How to Login to Ubuntu with Google Authenticator

laptop 1512838 640

This brief tutorial shows students and new users how to login to Ubuntu 20.04 | 18.04 with Google two-factor ( Multi-factor authentication).

To improve Ubuntu security you may want to enable multi-factor authentication.

Two-factor authentication enables users to provide certain details such as random code, or OTP ( One Time Password ) to add another layer of security to standard username and password.

There are multiple ways to implement multi-factor authentication in Ubuntu.  Google authentication is one of them. 

To get started with installing Google authentication, follow the steps below:

Install Google PAM package

Google authentication is a PAM ( Pluggable Authentication Module) package that provides mechanism to add extra layers of authentication on the Linux platform.

To install it, run the commands below:

sudo apt update
sudo apt install libpam-google-authenticator

Install Google Authenticator app

To authenticate using a one time code, you’ll need to install Google authenticator app on your mobile device(s). This is where the one time code will be displayed.

Visit the app store using your mobile device and search for Google Authentication, or use the link below:

https://play.google.com/store/apps/details?id=com.google.android.apps.authenticator2

After installing it on your mobile device, go back to Ubuntu and configure it to login using one-time password.

Configure Ubuntu

Now that Google Authenticator is installed, open its configuration file by running the commands below;

sudo nano /etc/pam.d/common-auth

Then copy and paste the line below anywhere into the file and save.

auth required pam_google_authenticator.so

Paste the line anywhere in the file.

# since the modules above will each just jump aroundauth    required                        pam_permit.so
# and here are more per-package modules (the "Additional" block)
auth    optional                        pam_cap.so
# end of pam-auth-update config
auth required pam_google_authenticator.so

Save and exit.

After that, run the commands below to initialize Google authenticator.

 google-authenticator

When you run the commands above, it will evoke a setup prompt to answer questions based on your environment.

Do you want authentication tokens to be time-based (y/n) y

A QR code will be displayed on the terminal as shown below and right below it, some information will be displayed.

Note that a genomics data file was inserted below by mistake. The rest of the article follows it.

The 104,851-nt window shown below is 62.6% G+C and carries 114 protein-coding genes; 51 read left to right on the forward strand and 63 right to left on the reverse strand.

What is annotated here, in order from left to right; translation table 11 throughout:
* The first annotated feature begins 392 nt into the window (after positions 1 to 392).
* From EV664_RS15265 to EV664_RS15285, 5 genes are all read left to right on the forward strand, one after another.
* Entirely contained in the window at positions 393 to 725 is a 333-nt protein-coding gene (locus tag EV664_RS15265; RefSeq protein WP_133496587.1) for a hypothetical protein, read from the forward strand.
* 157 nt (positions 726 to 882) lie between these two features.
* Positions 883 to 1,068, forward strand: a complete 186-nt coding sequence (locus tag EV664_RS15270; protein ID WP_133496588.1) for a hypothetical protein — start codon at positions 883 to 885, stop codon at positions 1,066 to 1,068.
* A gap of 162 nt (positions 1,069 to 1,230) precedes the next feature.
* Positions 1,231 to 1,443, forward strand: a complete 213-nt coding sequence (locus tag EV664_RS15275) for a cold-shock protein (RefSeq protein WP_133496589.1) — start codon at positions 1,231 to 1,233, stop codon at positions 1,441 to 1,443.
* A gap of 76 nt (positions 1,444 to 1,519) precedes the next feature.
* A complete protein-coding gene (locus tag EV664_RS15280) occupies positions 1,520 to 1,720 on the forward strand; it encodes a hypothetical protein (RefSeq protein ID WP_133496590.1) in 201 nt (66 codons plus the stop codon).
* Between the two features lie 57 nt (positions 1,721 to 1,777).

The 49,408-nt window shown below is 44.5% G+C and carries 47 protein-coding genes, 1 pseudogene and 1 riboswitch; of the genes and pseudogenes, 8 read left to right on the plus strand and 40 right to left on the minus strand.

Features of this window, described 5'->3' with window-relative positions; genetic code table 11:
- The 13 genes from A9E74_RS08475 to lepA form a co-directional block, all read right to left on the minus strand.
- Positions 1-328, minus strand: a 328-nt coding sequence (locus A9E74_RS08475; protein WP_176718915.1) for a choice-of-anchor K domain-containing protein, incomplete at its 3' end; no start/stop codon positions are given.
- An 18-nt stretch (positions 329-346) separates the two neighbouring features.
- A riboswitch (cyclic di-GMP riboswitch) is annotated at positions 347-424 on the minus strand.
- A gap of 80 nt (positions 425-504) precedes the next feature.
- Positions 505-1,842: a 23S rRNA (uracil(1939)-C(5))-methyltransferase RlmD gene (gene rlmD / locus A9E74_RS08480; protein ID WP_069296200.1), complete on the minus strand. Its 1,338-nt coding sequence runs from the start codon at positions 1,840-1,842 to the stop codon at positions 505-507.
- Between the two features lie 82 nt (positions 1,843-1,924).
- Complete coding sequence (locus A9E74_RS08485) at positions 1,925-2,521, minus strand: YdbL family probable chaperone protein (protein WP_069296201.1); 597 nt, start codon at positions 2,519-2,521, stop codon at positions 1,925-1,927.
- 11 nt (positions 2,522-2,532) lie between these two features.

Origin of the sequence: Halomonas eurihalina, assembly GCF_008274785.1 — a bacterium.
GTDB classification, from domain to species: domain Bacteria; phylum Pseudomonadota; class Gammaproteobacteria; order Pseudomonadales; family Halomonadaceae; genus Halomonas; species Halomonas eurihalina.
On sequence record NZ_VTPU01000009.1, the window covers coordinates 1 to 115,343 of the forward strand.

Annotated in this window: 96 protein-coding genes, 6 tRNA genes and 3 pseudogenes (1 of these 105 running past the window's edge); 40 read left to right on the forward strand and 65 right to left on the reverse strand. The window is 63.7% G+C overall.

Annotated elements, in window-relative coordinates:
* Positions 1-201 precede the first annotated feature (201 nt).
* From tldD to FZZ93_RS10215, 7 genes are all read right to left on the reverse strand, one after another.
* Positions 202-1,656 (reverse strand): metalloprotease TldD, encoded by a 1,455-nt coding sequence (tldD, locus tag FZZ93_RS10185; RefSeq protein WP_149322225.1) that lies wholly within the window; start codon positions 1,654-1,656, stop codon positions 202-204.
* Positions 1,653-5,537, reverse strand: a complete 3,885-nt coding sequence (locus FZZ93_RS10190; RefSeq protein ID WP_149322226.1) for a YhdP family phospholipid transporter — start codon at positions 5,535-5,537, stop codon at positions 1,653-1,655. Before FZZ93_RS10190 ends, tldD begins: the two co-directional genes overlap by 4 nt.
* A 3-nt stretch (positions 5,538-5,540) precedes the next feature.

Since you may not be able to scan QR code from your terminal windows, go to your mobile app and add a new profile.

Choose to enter setup key instead of scanning a QR code.

Then enter the new secret key and the confirmation code:

Your new secret key is: M7I5532H5ZG4QYYEIQIMXFENIMI
Your verification code is 6593222
Your emergency scratch codes are:

The emergency codes are backup that you can use if you don’t have your mobile device with you. Make sure to take note and store in secure but accessible location.

In most environments, answering yes to all the questions will be enough to provide the kind of security that works.

Do you want me to update your "/home/richard/.google_authenticator" file? (y/n) y

Do you want to disallow multiple uses of the same authentication
token? This restricts you to one login about every 30s, but it increases
your chances to notice or even prevent man-in-the-middle attacks (y/n) y

By default, a new token is generated every 30 seconds by the mobile app.
In order to compensate for possible time-skew between the client and the server,
we allow an extra token before and after the current time. This allows for a
time skew of up to 30 seconds between authentication server and client. If you
experience problems with poor time synchronization, you can increase the window
from its default size of 3 permitted codes (one previous code, the current
code, the next code) to 17 permitted codes (the 8 previous codes, the current
code, and the 8 next codes). This will permit for a time skew of up to 4 minutes
between client and server.
Do you want to do so? (y/n) n

If the computer that you are logging into isn't hardened against brute-force
login attempts, you can enable rate-limiting for the authentication module.
By default, this limits attackers to no more than 3 login attempts every 30s.
Do you want to enable rate-limiting? (y/n) y

After setting up, reboot your machine and test.

As you can see, you’ll still verify your username and password, but a third layer of a one time code will also be needed to login.

ubuntu google authentication code

Enter the code from your mobile device to complete the verification.

That should do it!

Conclusion:

This post showed you how to install and configure Google Authenticator on Ubuntu to provide additional layer of security.

If you find any error above, please use the form below to report.

1 Comment

Leave a Reply

Your email address will not be published. Required fields are marked *

This site uses Akismet to reduce spam. Learn how your comment data is processed.